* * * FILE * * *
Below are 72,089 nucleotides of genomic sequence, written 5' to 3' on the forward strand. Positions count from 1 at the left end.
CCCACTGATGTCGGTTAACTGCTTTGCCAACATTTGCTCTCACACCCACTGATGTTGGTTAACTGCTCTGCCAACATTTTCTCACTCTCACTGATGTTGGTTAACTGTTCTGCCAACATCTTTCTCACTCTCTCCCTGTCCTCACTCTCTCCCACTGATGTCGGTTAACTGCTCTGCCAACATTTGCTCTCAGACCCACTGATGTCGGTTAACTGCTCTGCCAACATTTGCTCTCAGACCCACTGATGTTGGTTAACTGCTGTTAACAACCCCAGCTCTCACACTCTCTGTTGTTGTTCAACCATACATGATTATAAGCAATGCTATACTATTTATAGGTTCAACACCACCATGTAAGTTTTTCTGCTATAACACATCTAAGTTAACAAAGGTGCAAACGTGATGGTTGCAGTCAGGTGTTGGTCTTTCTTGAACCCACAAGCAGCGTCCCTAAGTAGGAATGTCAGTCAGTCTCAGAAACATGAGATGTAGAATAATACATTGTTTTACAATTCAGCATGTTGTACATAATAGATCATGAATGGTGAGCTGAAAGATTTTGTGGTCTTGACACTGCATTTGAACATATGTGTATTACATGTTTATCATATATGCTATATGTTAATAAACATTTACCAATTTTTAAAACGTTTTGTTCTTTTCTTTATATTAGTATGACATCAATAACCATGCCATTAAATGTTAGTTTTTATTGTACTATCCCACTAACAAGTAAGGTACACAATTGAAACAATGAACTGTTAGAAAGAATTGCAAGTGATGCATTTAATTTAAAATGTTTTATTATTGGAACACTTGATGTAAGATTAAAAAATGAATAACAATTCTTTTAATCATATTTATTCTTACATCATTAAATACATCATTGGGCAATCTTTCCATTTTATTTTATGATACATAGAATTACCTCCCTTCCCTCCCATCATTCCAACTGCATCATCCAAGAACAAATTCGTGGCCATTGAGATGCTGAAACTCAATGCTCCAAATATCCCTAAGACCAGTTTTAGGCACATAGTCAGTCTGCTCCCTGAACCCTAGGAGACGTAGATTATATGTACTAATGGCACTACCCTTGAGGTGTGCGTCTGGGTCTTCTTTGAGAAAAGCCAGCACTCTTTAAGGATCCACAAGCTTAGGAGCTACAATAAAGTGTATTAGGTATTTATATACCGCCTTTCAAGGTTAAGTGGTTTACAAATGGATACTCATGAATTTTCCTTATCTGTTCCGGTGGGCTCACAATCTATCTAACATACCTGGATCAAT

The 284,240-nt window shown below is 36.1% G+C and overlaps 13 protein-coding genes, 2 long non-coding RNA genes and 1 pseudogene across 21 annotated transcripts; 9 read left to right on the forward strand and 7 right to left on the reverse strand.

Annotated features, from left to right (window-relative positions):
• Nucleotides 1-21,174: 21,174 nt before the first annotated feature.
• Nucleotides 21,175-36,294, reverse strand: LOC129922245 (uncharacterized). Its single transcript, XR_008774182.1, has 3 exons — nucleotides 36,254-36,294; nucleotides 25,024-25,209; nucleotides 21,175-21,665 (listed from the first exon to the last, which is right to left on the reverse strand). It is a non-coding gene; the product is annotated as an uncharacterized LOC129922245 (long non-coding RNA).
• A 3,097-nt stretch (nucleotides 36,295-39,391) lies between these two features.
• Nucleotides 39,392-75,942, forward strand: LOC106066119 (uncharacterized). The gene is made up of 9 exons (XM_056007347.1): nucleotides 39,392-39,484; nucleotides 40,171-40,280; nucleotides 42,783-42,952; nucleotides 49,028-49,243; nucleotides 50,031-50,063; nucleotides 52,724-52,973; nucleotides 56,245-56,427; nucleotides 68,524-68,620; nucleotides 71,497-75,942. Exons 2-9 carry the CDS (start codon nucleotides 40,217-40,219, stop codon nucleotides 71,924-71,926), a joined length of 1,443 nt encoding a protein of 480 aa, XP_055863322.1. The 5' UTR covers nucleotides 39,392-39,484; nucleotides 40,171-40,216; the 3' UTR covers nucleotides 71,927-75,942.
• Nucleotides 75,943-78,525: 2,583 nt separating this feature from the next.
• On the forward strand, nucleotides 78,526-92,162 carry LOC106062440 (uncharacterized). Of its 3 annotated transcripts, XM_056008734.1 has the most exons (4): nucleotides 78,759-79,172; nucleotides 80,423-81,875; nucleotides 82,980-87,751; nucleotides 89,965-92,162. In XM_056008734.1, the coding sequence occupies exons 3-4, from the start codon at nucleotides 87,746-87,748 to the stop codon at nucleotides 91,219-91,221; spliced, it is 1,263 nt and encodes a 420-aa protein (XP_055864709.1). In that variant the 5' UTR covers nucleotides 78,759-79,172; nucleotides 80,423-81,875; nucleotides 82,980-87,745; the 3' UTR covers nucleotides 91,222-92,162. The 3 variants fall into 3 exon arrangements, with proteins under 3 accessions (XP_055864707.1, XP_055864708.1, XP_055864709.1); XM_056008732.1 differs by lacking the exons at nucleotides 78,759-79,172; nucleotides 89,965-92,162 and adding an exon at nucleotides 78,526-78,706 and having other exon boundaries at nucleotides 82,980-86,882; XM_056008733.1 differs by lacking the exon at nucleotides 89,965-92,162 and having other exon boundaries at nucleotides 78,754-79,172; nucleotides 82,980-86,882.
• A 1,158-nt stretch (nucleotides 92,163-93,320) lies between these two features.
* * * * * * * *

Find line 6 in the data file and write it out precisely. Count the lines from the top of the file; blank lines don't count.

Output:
• Nucleotides 21,175-36,294, reverse strand: LOC129922245 (uncharacterized). Its single transcript, XR_008774182.1, has 3 exons — nucleotides 36,254-36,294; nucleotides 25,024-25,209; nucleotides 21,175-21,665 (listed from the first exon to the last, which is right to left on the reverse strand). It is a non-coding gene; the product is annotated as an uncharacterized LOC129922245 (long non-coding RNA).